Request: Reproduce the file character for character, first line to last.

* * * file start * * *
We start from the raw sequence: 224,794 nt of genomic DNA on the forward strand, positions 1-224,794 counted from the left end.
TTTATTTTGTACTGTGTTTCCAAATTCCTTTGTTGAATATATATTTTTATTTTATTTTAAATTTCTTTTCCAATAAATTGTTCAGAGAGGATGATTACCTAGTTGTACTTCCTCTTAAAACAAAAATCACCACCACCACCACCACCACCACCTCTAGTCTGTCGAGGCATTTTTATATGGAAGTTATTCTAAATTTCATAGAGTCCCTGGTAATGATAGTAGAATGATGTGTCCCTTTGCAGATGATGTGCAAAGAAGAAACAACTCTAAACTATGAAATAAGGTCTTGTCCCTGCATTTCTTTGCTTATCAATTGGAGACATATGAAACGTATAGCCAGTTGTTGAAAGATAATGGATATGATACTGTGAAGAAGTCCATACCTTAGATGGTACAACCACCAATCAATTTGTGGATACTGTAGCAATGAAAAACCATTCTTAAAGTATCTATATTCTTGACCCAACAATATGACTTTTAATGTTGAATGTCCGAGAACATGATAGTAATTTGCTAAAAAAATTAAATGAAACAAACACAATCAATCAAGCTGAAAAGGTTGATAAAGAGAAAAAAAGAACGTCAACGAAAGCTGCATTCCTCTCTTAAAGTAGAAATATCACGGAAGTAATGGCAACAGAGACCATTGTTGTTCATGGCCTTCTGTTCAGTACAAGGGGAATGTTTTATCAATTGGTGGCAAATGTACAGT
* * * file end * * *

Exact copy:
We start from the raw sequence: 224,794 nt of genomic DNA on the forward strand, positions 1-224,794 counted from the left end.
TTTATTTTGTACTGTGTTTCCAAATTCCTTTGTTGAATATATATTTTTATTTTATTTTAAATTTCTTTTCCAATAAATTGTTCAGAGAGGATGATTACCTAGTTGTACTTCCTCTTAAAACAAAAATCACCACCACCACCACCACCACCACCTCTAGTCTGTCGAGGCATTTTTATATGGAAGTTATTCTAAATTTCATAGAGTCCCTGGTAATGATAGTAGAATGATGTGTCCCTTTGCAGATGATGTGCAAAGAAGAAACAACTCTAAACTATGAAATAAGGTCTTGTCCCTGCATTTCTTTGCTTATCAATTGGAGACATATGAAACGTATAGCCAGTTGTTGAAAGATAATGGATATGATACTGTGAAGAAGTCCATACCTTAGATGGTACAACCACCAATCAATTTGTGGATACTGTAGCAATGAAAAACCATTCTTAAAGTATCTATATTCTTGACCCAACAATATGACTTTTAATGTTGAATGTCCGAGAACATGATAGTAATTTGCTAAAAAAATTAAATGAAACAAACACAATCAATCAAGCTGAAAAGGTTGATAAAGAGAAAAAAAGAACGTCAACGAAAGCTGCATTCCTCTCTTAAAGTAGAAATATCACGGAAGTAATGGCAACAGAGACCATTGTTGTTCATGGCCTTCTGTTCAGTACAAGGGGAATGTTTTATCAATTGGTGGCAAATGTACAGT